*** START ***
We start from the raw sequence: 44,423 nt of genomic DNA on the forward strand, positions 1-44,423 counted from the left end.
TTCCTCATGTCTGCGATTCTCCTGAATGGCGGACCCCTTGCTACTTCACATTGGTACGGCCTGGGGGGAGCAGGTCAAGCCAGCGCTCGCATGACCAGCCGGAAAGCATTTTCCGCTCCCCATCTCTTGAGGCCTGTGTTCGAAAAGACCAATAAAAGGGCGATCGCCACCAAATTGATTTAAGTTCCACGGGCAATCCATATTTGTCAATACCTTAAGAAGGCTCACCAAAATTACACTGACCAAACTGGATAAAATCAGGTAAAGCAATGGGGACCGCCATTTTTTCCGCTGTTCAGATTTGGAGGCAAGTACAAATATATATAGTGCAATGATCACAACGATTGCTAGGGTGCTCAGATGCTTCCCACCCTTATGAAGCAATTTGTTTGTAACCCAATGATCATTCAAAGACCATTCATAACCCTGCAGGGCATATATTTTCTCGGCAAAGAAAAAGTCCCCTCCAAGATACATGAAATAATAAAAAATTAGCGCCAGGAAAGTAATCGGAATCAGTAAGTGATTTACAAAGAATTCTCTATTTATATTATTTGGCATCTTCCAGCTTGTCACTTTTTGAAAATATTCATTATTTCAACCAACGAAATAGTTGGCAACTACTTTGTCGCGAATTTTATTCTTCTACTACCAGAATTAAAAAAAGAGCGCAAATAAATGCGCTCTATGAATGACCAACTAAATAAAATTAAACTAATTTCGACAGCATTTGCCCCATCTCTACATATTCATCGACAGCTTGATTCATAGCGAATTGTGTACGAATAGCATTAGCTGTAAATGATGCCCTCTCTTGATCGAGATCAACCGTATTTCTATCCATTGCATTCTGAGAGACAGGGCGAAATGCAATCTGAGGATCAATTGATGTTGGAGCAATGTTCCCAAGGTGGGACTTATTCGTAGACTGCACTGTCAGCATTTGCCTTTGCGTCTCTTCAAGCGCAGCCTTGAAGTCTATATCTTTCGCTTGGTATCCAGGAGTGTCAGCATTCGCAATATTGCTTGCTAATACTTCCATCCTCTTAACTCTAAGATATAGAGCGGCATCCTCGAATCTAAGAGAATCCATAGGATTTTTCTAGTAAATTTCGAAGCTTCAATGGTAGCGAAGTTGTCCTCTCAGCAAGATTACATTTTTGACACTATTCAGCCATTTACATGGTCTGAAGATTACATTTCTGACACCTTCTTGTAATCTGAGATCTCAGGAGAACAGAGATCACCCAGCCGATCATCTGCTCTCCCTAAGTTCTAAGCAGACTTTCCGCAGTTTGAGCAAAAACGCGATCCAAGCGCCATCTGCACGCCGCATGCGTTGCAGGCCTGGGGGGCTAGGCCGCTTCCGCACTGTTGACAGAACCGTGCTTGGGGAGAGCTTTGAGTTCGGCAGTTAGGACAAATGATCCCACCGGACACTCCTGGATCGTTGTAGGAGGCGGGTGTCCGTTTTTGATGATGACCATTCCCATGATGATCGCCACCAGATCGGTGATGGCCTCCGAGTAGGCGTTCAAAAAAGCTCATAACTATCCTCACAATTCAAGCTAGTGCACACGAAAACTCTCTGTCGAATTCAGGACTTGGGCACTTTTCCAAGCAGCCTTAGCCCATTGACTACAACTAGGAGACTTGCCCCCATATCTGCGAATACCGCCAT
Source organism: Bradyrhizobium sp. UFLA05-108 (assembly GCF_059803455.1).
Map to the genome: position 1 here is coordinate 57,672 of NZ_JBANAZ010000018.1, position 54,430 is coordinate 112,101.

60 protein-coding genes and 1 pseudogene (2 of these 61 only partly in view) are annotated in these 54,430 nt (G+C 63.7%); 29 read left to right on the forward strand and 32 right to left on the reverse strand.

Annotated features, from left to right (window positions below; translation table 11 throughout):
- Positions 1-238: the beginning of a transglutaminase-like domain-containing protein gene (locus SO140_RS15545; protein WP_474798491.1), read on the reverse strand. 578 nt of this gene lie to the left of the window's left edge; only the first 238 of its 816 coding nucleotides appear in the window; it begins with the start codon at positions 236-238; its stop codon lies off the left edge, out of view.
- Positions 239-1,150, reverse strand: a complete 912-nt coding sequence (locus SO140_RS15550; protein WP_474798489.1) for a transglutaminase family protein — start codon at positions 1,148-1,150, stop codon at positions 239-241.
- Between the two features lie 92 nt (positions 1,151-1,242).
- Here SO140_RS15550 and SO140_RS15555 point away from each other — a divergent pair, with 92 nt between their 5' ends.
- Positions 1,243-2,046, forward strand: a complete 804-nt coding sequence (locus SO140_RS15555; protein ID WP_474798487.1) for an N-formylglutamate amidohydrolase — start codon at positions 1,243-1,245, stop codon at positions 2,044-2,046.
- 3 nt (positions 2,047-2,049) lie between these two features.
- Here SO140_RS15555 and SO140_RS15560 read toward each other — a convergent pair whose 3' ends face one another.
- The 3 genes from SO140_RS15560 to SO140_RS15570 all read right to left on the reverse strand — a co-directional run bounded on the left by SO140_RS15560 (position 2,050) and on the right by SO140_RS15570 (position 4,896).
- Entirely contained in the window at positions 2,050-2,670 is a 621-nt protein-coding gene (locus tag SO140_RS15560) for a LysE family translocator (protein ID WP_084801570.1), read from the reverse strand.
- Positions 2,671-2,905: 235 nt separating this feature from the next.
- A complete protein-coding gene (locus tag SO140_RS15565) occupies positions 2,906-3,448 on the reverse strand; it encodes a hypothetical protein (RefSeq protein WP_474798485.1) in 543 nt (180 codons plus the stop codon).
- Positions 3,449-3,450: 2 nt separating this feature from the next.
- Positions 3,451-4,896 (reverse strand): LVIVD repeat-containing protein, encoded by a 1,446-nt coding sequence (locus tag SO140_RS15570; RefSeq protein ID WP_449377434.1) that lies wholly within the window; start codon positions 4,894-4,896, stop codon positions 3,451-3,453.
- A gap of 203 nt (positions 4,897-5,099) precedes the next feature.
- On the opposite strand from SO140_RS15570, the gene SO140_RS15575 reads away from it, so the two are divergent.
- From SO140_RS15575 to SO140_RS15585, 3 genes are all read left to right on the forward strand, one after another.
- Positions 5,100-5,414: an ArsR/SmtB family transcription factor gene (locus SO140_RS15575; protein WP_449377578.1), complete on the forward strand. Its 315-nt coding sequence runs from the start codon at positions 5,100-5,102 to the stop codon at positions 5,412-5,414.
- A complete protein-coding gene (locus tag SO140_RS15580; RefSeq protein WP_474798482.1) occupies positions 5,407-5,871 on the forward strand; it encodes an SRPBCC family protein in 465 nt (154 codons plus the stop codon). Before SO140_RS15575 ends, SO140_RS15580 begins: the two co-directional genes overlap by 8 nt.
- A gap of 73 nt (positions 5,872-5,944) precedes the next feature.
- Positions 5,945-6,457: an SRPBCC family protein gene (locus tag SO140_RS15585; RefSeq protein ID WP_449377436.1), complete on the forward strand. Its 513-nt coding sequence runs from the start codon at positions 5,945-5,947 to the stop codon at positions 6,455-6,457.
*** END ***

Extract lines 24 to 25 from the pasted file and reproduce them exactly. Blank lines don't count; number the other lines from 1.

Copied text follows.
- A complete protein-coding gene (locus tag SO140_RS15580; RefSeq protein WP_474798482.1) occupies positions 5,407-5,871 on the forward strand; it encodes an SRPBCC family protein in 465 nt (154 codons plus the stop codon). Before SO140_RS15575 ends, SO140_RS15580 begins: the two co-directional genes overlap by 8 nt.
- A gap of 73 nt (positions 5,872-5,944) precedes the next feature.